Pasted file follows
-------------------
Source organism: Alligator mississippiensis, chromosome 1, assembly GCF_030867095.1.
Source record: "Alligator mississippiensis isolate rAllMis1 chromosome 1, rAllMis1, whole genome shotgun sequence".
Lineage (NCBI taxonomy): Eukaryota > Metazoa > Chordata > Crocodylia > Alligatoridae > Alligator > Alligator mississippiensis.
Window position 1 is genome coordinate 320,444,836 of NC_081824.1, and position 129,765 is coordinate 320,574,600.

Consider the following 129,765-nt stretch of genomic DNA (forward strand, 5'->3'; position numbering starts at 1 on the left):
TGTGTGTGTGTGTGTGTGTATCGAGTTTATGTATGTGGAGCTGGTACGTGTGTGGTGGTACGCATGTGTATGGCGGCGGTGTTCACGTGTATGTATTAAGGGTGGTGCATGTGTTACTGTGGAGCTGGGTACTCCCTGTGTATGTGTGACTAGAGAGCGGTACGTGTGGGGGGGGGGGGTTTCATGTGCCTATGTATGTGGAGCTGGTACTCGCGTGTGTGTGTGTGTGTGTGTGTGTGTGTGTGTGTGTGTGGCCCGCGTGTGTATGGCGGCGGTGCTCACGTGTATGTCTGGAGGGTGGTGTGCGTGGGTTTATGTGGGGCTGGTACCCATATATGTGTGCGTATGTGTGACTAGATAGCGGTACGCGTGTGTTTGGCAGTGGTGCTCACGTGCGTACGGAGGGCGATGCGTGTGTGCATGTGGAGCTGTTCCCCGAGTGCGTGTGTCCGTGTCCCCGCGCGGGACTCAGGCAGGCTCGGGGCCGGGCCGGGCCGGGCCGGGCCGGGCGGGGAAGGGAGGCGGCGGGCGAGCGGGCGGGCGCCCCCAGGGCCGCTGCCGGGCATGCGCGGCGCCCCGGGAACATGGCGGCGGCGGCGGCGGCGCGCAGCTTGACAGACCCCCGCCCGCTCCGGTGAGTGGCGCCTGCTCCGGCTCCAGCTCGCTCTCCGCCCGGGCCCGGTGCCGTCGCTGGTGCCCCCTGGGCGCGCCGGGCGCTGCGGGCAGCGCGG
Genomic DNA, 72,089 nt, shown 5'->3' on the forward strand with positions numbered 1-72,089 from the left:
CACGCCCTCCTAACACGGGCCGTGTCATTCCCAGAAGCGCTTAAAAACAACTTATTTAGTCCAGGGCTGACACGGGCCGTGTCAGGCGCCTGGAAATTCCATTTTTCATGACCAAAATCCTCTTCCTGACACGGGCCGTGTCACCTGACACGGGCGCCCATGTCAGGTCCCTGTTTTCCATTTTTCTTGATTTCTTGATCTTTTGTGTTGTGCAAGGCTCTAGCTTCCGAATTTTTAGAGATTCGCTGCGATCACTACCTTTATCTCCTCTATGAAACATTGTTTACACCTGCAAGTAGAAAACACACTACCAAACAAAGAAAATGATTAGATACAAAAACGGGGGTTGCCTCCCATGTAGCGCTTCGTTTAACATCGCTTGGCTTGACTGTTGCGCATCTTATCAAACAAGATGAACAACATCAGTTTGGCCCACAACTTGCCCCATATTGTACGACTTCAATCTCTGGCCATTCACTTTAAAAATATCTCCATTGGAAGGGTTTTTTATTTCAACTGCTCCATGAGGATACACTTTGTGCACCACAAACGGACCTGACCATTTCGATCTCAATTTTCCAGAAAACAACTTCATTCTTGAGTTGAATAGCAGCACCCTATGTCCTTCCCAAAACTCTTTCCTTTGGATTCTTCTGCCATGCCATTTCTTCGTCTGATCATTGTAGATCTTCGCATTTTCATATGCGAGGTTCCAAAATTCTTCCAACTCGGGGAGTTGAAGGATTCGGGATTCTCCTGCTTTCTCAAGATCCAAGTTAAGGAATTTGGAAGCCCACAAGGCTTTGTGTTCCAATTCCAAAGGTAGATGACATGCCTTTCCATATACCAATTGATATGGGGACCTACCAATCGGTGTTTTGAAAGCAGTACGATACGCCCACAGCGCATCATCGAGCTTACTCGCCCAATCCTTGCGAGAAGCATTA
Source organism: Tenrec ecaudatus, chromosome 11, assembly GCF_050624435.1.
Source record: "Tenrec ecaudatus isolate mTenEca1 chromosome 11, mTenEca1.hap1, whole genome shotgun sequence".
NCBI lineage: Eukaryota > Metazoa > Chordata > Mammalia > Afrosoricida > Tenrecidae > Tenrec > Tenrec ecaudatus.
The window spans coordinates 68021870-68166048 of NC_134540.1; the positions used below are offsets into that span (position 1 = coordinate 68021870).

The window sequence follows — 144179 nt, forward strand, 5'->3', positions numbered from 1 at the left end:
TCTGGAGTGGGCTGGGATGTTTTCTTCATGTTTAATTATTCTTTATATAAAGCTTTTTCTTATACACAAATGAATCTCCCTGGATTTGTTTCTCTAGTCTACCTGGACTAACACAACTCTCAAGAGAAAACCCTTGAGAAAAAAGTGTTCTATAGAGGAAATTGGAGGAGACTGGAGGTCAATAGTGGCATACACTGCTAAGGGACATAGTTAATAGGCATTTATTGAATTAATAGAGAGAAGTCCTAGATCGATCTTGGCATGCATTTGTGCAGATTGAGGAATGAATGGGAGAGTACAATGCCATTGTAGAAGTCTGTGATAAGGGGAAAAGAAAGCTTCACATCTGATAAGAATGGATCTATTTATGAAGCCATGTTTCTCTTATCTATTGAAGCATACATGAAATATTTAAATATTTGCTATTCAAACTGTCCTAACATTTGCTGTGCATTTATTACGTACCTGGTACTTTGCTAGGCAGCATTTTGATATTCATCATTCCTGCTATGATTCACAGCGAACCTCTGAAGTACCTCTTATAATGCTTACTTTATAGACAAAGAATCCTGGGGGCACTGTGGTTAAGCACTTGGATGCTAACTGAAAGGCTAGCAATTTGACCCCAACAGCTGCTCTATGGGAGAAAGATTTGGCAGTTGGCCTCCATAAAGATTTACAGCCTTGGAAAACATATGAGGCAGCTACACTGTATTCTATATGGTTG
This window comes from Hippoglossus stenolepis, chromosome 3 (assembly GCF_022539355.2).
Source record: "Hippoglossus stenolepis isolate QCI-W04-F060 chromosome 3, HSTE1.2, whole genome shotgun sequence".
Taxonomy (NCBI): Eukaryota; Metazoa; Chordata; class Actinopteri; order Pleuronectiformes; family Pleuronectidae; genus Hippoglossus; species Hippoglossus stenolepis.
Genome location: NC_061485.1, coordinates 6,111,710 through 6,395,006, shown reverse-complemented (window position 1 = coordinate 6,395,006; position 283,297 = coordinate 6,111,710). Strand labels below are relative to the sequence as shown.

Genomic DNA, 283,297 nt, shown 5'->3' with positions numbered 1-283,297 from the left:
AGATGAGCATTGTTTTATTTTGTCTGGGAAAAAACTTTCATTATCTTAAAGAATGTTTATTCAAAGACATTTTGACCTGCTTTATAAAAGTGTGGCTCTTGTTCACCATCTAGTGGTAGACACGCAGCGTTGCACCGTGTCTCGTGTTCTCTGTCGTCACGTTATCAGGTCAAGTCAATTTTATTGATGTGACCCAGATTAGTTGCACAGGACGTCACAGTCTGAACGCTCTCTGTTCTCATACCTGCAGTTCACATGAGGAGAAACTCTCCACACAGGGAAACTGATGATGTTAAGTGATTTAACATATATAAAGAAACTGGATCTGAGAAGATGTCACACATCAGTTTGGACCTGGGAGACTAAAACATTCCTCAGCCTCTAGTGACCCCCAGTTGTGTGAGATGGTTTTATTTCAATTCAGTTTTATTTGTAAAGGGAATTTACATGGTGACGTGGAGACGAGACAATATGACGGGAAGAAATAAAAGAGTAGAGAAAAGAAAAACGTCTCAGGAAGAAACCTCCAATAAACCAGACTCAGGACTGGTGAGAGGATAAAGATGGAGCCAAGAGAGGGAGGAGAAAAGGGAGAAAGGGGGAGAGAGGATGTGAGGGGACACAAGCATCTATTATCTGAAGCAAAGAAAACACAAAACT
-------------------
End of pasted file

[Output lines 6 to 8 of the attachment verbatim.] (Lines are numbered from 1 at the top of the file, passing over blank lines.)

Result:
TGTGTGTGTGTGTGTGTGTATCGAGTTTATGTATGTGGAGCTGGTACGTGTGTGGTGGTACGCATGTGTATGGCGGCGGTGTTCACGTGTATGTATTAAGGGTGGTGCATGTGTTACTGTGGAGCTGGGTACTCCCTGTGTATGTGTGACTAGAGAGCGGTACGTGTGGGGGGGGGGGGTTTCATGTGCCTATGTATGTGGAGCTGGTACTCGCGTGTGTGTGTGTGTGTGTGTGTGTGTGTGTGTGTGTGTGGCCCGCGTGTGTATGGCGGCGGTGCTCACGTGTATGTCTGGAGGGTGGTGTGCGTGGGTTTATGTGGGGCTGGTACCCATATATGTGTGCGTATGTGTGACTAGATAGCGGTACGCGTGTGTTTGGCAGTGGTGCTCACGTGCGTACGGAGGGCGATGCGTGTGTGCATGTGGAGCTGTTCCCCGAGTGCGTGTGTCCGTGTCCCCGCGCGGGACTCAGGCAGGCTCGGGGCCGGGCCGGGCCGGGCCGGGCCGGGCGGGGAAGGGAGGCGGCGGGCGAGCGGGCGGGCGCCCCCAGGGCCGCTGCCGGGCATGCGCGGCGCCCCGGGAACATGGCGGCGGCGGCGGCGGCGCGCAGCTTGACAGACCCCCGCCCGCTCCGGTGAGTGGCGCCTGCTCCGGCTCCAGCTCGCTCTCCGCCCGGGCCCGGTGCCGTCGCTGGTGCCCCCTGGGCGCGCCGGGCGCTGCGGGCAGCGCGG
Genomic DNA, 72,089 nt, shown 5'->3' on the forward strand with positions numbered 1-72,089 from the left:
CACGCCCTCCTAACACGGGCCGTGTCATTCCCAGAAGCGCTTAAAAACAACTTATTTAGTCCAGGGCTGACACGGGCCGTGTCAGGCGCCTGGAAATTCCATTTTTCATGACCAAAATCCTCTTCCTGACACGGGCCGTGTCACCTGACACGGGCGCCCATGTCAGGTCCCTGTTTTCCATTTTTCTTGATTTCTTGATCTTTTGTGTTGTGCAAGGCTCTAGCTTCCGAATTTTTAGAGATTCGCTGCGATCACTACCTTTATCTCCTCTATGAAACATTGTTTACACCTGCAAGTAGAAAACACACTACCAAACAAAGAAAATGATTAGATACAAAAACGGGGGTTGCCTCCCATGTAGCGCTTCGTTTAACATCGCTTGGCTTGACTGTTGCGCATCTTATCAAACAAGATGAACAACATCAGTTTGGCCCACAACTTGCCCCATATTGTACGACTTCAATCTCTGGCCATTCACTTTAAAAATATCTCCATTGGAAGGGTTTTTTATTTCAACTGCTCCATGAGGATACACTTTGTGCACCACAAACGGACCTGACCATTTCGATCTCAATTTTCCAGAAAACAACTTCATTCTTGAGTTGAATAGCAGCACCCTATGTCCTTCCCAAAACTCTTTCCTTTGGATTCTTCTGCCATGCCATTTCTTCGTCTGATCATTGTAGATCTTCGCATTTTCATATGCGAGGTTCCAAAATTCTTCCAACTCGGGGAGTTGAAGGATTCGGGATTCTCCTGCTTTCTCAAGATCCAAGTTAAGGAATTTGGAAGCCCACAAGGCTTTGTGTTCCAATTCCAAAGGTAGATGACATGCCTTTCCATATACCAATTGATATGGGGACCTACCAATCGGTGTTTTGAAAGCAGTACGATACGCCCACAGCGCATCATCGAGCTTACTCGCCCAATCCTTGCGAGAAGCATTA